Universal Declaration on the Human Genome and Human Rights
Adopted by the General Conference of the United Nations Educational, Scientific and Cultural Organization at its twenty-ninth session on
11 November 1997; endorsed by General Assembly resolution 53/152 of 9 December 1998
The General Conference ,
Recalling that the Preamble of UNESCO's Constitution refers to "the democratic principles of the dignity, equality and mutual respect of men", rejects any "doctrine of the inequality of men and races", stipulates "that the wide diffusion of culture, and the education of humanity for justice and liberty and peace are indispensable to the dignity of men and constitute a sacred duty which all the nations must fulfil in a spirit of mutual assistance and concern", proclaims that "peace must be founded upon the intellectual and moral solidarity of mankind", and states that the Organization seeks to advance "through the educational and scientific and cultural relations of the peoples of the world, the objectives of international peace and of the common welfare of mankind for which the United Nations Organization was established and which its Charter proclaims",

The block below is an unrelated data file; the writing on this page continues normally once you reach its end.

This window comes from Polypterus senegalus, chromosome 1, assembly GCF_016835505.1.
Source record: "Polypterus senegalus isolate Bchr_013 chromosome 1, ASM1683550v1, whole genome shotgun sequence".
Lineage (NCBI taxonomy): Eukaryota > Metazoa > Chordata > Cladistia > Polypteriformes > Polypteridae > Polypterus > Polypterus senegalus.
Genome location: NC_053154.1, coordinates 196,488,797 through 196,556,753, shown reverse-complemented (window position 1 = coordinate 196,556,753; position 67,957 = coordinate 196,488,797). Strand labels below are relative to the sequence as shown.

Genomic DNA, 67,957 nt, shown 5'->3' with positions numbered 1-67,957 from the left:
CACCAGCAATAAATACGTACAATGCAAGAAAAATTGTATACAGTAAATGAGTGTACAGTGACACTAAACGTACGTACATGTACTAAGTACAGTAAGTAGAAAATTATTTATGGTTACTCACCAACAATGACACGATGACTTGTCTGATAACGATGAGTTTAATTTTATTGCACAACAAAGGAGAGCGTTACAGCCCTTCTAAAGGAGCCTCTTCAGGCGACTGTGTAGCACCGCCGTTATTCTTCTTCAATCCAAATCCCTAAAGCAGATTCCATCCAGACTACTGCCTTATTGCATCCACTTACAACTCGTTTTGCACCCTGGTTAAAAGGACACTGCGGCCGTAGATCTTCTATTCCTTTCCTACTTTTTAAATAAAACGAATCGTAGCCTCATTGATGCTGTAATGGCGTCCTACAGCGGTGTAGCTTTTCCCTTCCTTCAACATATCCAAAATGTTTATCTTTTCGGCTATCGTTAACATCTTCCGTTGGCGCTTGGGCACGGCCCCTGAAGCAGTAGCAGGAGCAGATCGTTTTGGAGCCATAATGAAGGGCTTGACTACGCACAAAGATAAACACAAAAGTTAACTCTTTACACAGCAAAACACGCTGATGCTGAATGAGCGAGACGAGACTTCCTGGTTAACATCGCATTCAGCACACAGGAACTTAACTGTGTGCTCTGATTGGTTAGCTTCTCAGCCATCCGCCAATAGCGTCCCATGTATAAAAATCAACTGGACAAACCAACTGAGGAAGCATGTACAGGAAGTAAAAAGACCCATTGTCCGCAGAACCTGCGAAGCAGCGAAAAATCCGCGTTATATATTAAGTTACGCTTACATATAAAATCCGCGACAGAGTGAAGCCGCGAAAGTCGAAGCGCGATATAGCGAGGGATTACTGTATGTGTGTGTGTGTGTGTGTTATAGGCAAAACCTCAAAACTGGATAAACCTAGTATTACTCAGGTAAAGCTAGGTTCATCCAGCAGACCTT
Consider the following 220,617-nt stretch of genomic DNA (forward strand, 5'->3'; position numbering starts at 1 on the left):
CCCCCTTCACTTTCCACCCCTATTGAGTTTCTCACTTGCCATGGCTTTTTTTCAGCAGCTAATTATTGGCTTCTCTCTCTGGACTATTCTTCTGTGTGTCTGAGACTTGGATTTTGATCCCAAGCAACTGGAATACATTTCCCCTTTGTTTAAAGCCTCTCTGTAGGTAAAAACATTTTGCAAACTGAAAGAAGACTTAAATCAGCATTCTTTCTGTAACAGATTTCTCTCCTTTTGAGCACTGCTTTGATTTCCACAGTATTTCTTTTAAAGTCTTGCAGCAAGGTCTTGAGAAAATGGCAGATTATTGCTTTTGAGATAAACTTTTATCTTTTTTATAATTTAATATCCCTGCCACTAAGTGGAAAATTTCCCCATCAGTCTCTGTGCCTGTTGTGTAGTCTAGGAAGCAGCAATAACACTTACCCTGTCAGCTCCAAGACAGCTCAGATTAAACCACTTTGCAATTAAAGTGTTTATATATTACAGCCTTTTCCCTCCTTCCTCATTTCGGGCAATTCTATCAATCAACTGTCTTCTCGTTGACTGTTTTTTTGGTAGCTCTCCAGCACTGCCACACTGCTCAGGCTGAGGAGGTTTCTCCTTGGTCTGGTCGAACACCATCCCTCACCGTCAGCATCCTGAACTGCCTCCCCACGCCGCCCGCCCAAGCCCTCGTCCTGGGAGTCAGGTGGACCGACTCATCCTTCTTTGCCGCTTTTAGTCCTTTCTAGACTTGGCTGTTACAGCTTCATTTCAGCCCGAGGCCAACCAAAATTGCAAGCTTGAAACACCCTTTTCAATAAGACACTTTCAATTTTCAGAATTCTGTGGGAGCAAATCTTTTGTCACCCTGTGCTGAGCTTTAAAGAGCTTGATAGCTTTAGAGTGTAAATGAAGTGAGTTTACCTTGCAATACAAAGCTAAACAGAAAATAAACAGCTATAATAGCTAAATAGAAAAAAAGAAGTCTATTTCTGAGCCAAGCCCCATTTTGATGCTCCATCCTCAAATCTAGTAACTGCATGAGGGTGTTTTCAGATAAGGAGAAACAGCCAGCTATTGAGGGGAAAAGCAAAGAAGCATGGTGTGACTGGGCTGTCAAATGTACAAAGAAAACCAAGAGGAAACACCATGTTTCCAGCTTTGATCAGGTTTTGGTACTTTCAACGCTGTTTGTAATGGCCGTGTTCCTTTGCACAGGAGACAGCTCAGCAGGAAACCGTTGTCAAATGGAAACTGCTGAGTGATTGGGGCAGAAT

Solemnly recalling its attachment to the universal principles of human rights, affirmed in particular in the Universal Declaration of Human Rights of 10 December 1948 and in the two International United Nations Covenants on Economic, Social and Cultural Rights and on Civil and Political Rights of l6 December 1966, in the United Nations Convention on the Prevention and Punishment of the Crime of Genocide of 9 December 1948, the United Nations International Convention on the Elimination of All Forms of Racial Discrimination of 21 December 1965, the United Nations Declaration on the Rights of Mentally Retarded Persons of 20 December 1971, the United Nations Declaration on the Rights of Disabled Persons of 9 December 1975, the United Nations Convention on the Elimination of All Forms of Discrimination Against Women of 18 December 1979, the United Nations Declaration of Basic Principles of Justice for Victims of Crime and Abuse of Power of 29 November 1985, the United Nations Convention on the Rights of the Child of 20 November 1989, the United Nations Standard Rules on the Equalization of Opportunities for Persons with Disabilities of 20 December 1993, the Convention on the Prohibition of the Development, Production and Stockpiling of Bacteriological (Biological) and Toxin Weapons and on their Destruction of 16 December 1971, the UNESCO Convention against Discrimination in Education of 14 December 1960, the UNESCO Declaration of the Principles of International Cultural Co-operation of 4 November 1966, the UNESCO Recommendation on the Status of Scientific Researchers of 20 November 1974, the UNESCO Declaration on Race and Racial Prejudice of 27 November 1978, the ILO Convention (N° 111) concerning Discrimination in Respect of Employment and Occupation of 25 June 1958 and the ILO Convention (N° 169) concerning Indigenous and Tribal Peoples in Independent Countries of 27 June 1989,